“Of course, the redevelopment has been in progress for years, without this so-called ‘problem being raised’,” the complaint says. “The only thing that changed is the potential, perhaps even likely, decision by Amazon to place Amazon HQ2 at this location or a pending deal with another development partner.”

The complaint describes the proposed sale as a takeover bid that would enable Tower and Lerner to exclusively reap the profits of a possible deal with Amazon or another redevelopment project in the future.

The Reich family alleges it has received no information from the other owners about whether Amazon is interested in the property.

“Tower MD and Lerner could have come to the [Reich family] to seek to resolve this issue amicably, shared the information they had, and attempted to negotiate an appropriate price (if they could be convinced to sell),” the complaint says. “Instead, consistent with their actions in the past, Tower MD and Lerner chose to bully, threaten and outright steal” from the Reich family.

The lawsuit estimated the value of the mall property is between $260 million and $540 million based on the approved redevelopment plans. Those estimates would make the family’s 25 percent interest in the property worth far more than the $26.5 million selling price for the entire parcel quoted by the Tower Cos. and Lerner.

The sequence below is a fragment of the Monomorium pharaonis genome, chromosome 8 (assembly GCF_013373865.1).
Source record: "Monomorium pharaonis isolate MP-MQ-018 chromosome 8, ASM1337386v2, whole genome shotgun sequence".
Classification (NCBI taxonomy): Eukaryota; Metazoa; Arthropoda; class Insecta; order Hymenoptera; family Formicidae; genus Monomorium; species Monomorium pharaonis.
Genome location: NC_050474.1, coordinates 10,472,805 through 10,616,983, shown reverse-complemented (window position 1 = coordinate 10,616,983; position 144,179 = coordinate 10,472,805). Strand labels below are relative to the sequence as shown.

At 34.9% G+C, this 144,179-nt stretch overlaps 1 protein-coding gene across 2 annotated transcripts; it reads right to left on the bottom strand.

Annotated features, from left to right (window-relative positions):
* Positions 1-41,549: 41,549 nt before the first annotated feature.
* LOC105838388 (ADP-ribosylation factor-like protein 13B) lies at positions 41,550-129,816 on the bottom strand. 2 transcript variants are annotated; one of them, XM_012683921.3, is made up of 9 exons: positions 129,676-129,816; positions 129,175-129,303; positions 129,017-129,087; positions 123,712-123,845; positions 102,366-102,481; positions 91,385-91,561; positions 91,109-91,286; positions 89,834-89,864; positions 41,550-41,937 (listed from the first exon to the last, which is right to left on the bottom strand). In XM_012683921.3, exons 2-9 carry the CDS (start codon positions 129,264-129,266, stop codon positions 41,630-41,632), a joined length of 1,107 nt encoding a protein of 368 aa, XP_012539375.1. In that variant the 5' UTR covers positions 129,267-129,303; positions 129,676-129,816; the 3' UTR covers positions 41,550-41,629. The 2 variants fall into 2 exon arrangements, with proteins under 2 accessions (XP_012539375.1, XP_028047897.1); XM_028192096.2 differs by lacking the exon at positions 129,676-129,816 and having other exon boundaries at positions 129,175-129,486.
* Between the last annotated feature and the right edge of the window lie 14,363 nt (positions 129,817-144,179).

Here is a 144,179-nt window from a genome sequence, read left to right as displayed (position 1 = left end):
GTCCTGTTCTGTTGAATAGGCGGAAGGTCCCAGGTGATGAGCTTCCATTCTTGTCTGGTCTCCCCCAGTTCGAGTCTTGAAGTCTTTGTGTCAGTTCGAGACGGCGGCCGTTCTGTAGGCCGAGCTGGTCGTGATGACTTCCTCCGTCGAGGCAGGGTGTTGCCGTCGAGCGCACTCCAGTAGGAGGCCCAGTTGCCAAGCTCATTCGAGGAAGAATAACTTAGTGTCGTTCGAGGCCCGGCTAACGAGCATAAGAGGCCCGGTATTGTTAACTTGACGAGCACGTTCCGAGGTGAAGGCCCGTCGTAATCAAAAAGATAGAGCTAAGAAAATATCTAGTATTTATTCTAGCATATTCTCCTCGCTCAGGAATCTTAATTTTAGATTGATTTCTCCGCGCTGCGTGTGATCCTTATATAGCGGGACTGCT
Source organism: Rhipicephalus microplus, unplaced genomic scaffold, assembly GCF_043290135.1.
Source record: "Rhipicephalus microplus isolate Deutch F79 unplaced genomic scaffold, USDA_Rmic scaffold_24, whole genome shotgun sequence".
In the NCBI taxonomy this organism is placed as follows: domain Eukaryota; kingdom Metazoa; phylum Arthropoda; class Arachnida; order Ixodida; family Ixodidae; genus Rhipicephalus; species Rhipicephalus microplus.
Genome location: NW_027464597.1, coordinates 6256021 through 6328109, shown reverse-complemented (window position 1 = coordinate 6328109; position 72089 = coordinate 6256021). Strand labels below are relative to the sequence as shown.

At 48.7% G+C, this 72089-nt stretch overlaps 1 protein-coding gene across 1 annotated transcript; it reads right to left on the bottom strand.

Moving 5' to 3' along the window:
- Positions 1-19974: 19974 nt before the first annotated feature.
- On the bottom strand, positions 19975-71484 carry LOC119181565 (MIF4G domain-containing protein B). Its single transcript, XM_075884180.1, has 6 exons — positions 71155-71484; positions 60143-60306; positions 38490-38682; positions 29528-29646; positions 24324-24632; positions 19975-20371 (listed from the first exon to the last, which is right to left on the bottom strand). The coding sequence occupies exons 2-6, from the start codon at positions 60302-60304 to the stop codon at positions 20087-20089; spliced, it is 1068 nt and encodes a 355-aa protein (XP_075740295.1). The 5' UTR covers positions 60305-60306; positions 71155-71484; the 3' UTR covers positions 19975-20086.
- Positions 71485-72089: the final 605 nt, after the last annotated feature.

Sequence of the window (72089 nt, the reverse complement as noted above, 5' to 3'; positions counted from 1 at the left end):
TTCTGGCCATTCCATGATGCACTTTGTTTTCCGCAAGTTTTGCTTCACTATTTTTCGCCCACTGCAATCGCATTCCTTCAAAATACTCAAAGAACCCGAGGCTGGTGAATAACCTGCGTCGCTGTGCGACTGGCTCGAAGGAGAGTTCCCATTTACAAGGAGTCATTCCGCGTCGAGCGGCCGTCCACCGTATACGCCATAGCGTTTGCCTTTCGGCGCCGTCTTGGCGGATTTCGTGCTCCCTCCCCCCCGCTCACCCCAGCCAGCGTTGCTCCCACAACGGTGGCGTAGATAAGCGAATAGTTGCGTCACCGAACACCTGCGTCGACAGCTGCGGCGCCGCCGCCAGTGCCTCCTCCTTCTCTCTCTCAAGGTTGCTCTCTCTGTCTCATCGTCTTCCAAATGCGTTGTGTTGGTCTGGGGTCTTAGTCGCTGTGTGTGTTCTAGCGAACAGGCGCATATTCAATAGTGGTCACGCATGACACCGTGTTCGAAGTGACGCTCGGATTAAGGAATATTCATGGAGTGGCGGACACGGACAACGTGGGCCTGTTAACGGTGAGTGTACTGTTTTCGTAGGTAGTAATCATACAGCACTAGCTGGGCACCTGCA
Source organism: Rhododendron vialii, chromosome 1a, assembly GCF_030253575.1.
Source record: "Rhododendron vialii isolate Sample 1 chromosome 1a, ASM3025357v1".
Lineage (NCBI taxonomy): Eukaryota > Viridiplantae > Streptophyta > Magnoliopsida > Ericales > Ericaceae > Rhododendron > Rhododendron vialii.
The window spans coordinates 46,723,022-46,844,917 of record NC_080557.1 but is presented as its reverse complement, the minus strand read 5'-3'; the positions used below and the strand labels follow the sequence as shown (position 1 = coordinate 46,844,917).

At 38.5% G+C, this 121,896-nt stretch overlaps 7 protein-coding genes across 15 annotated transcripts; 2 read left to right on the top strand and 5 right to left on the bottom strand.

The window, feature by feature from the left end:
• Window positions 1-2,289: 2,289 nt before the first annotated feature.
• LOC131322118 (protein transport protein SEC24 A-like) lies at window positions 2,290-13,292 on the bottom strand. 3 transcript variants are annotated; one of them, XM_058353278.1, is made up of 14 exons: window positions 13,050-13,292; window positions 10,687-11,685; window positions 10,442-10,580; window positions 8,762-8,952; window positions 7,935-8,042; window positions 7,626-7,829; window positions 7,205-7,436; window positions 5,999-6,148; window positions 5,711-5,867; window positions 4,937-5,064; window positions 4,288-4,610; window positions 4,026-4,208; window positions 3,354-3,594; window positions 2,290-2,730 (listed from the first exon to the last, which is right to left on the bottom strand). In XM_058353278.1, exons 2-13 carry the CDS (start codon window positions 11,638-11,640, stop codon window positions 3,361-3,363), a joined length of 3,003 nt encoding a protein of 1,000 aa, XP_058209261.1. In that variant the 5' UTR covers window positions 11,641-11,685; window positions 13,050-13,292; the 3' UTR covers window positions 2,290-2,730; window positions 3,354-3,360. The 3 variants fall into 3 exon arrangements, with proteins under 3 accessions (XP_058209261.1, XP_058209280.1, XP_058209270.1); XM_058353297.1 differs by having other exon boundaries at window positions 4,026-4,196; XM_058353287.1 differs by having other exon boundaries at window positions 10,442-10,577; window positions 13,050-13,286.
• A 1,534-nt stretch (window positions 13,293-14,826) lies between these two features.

State property records note the former mall property was assessed at $114.8 million as of January 2018.

The lawsuit describes the proposed sale as a “sham transaction.” It alleges the letter from the Tower Cos. and Lerner asked the Reich family to agree by March 15 to sell its portion of the property for about $6.6 million or the transaction would go forward on April 30 without the family’s approval. The Reich family did not agree to the transaction.

Schulman said the family isn’t interested in selling its share of the property and instead would like to maintain ownership on to it to pass down as a “generational asset.”

The Reich family is seeking an injunction and temporary restraining order to stop the proposed sale. No hearings are scheduled in the case, according to online court records. However, Schulman said opposing attorneys are likely to file a response to his most recent motion within the next two weeks.